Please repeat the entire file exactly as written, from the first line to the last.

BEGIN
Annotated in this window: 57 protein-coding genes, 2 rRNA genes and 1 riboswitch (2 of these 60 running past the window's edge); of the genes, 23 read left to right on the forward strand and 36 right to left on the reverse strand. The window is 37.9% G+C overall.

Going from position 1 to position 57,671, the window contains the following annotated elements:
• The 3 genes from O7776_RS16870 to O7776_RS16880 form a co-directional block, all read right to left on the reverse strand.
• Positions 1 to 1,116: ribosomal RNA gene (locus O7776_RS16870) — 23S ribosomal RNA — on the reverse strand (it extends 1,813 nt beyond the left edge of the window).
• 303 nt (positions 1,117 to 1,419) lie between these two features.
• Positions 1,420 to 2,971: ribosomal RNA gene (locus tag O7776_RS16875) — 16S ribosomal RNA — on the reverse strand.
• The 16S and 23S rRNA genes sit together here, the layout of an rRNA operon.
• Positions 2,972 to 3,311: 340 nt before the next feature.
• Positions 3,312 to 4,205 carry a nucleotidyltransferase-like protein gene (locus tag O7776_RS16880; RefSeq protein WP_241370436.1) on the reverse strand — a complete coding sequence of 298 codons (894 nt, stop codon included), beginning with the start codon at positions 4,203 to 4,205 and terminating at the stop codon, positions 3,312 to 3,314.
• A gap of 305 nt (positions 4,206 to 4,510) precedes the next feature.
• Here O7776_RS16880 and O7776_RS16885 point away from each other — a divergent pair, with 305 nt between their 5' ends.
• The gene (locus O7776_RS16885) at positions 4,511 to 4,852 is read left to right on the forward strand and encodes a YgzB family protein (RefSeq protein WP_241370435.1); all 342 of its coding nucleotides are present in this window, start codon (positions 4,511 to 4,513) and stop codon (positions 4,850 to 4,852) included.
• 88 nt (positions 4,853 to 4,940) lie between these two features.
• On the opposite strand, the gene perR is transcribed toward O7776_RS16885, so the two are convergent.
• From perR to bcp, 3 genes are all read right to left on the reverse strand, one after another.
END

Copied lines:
Annotated in this window: 57 protein-coding genes, 2 rRNA genes and 1 riboswitch (2 of these 60 running past the window's edge); of the genes, 23 read left to right on the forward strand and 36 right to left on the reverse strand. The window is 37.9% G+C overall.

Going from position 1 to position 57,671, the window contains the following annotated elements:
• The 3 genes from O7776_RS16870 to O7776_RS16880 form a co-directional block, all read right to left on the reverse strand.
• Positions 1 to 1,116: ribosomal RNA gene (locus O7776_RS16870) — 23S ribosomal RNA — on the reverse strand (it extends 1,813 nt beyond the left edge of the window).
• 303 nt (positions 1,117 to 1,419) lie between these two features.
• Positions 1,420 to 2,971: ribosomal RNA gene (locus tag O7776_RS16875) — 16S ribosomal RNA — on the reverse strand.
• The 16S and 23S rRNA genes sit together here, the layout of an rRNA operon.
• Positions 2,972 to 3,311: 340 nt before the next feature.
• Positions 3,312 to 4,205 carry a nucleotidyltransferase-like protein gene (locus tag O7776_RS16880; RefSeq protein WP_241370436.1) on the reverse strand — a complete coding sequence of 298 codons (894 nt, stop codon included), beginning with the start codon at positions 4,203 to 4,205 and terminating at the stop codon, positions 3,312 to 3,314.
• A gap of 305 nt (positions 4,206 to 4,510) precedes the next feature.
• Here O7776_RS16880 and O7776_RS16885 point away from each other — a divergent pair, with 305 nt between their 5' ends.
• The gene (locus O7776_RS16885) at positions 4,511 to 4,852 is read left to right on the forward strand and encodes a YgzB family protein (RefSeq protein WP_241370435.1); all 342 of its coding nucleotides are present in this window, start codon (positions 4,511 to 4,513) and stop codon (positions 4,850 to 4,852) included.
• 88 nt (positions 4,853 to 4,940) lie between these two features.
• On the opposite strand, the gene perR is transcribed toward O7776_RS16885, so the two are convergent.
• From perR to bcp, 3 genes are all read right to left on the reverse strand, one after another.